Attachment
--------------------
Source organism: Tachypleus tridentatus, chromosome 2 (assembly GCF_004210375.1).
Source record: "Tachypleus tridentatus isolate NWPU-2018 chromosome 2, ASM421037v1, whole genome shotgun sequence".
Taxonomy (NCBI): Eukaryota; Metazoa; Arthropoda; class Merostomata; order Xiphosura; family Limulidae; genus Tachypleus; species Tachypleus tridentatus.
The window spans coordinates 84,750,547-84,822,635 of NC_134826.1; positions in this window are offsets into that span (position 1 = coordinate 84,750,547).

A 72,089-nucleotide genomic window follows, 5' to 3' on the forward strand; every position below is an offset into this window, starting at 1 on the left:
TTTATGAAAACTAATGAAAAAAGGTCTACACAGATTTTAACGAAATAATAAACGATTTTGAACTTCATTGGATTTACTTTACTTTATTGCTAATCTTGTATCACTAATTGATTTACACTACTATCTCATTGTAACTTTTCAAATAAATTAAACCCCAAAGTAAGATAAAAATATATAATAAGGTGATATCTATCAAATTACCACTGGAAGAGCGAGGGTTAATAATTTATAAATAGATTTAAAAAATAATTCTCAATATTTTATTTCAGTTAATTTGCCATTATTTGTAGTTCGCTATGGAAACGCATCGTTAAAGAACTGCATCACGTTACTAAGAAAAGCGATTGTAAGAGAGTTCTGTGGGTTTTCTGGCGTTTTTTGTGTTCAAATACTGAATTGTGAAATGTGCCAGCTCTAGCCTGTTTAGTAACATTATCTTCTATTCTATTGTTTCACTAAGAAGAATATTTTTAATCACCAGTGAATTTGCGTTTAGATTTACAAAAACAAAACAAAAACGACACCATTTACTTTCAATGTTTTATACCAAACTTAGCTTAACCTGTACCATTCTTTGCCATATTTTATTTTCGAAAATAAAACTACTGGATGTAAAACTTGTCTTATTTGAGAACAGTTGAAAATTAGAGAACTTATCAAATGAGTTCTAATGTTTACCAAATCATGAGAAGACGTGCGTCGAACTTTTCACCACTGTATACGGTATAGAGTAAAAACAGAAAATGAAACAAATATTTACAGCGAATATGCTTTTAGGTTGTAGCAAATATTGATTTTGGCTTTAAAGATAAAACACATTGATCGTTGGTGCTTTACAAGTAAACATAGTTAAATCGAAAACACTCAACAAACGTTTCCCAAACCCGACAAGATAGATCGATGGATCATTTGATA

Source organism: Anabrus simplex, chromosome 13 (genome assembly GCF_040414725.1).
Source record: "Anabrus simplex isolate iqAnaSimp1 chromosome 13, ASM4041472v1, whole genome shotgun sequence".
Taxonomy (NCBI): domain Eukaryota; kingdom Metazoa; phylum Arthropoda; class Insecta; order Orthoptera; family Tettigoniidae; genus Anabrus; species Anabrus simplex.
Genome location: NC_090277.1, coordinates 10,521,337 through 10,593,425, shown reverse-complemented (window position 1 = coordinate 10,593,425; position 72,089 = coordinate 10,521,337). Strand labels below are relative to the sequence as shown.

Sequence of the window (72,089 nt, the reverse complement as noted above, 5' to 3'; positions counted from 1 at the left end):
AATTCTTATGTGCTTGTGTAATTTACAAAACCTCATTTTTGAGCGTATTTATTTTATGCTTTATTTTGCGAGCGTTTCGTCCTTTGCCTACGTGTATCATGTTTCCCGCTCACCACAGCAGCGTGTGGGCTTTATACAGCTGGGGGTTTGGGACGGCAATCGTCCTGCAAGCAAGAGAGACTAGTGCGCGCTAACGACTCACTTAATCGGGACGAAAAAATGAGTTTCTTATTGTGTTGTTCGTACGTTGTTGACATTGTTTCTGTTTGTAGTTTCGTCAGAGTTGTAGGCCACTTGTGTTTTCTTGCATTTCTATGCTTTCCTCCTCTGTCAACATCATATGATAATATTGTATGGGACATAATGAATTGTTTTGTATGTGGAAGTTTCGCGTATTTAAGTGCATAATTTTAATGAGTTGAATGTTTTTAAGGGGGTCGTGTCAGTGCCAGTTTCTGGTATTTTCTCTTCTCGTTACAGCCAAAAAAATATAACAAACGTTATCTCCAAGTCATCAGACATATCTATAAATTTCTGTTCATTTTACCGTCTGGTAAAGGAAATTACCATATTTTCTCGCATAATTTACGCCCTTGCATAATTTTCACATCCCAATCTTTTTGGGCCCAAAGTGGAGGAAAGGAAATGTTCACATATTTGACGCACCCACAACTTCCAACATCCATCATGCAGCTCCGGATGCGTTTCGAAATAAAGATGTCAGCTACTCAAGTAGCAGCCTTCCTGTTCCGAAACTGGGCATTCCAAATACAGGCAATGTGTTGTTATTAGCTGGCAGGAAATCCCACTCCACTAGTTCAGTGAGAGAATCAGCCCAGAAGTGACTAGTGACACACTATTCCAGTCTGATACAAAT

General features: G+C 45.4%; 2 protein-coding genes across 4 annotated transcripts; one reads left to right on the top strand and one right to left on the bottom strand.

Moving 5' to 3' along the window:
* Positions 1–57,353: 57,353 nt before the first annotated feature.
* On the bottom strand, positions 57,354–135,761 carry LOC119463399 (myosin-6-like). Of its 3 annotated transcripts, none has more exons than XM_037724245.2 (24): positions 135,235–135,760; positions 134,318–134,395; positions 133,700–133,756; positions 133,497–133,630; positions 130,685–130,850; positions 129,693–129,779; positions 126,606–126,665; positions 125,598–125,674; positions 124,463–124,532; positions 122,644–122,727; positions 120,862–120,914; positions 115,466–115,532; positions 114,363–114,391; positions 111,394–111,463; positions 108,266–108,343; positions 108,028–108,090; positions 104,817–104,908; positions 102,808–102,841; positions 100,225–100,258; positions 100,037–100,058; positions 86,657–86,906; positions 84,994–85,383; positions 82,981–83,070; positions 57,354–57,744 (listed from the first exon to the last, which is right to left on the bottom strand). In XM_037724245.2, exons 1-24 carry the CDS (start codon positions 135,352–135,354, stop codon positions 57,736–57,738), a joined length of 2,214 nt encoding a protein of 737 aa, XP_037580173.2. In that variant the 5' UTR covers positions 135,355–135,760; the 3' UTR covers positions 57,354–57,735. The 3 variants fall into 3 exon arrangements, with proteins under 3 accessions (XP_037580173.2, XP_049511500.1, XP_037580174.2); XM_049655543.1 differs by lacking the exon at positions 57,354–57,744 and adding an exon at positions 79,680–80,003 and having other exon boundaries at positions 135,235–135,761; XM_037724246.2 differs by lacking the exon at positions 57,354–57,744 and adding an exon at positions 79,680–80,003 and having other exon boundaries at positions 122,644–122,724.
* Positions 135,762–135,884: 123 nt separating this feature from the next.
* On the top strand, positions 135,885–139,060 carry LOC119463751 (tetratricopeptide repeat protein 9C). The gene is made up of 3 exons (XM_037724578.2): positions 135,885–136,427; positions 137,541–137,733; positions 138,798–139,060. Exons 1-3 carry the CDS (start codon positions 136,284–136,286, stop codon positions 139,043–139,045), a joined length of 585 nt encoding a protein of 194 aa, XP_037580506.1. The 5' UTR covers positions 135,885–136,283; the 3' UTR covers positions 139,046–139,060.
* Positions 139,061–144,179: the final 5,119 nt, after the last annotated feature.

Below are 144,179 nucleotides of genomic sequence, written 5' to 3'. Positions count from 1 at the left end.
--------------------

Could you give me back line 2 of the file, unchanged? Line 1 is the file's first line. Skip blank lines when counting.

Source record: "Tachypleus tridentatus isolate NWPU-2018 chromosome 2, ASM421037v1, whole genome shotgun sequence".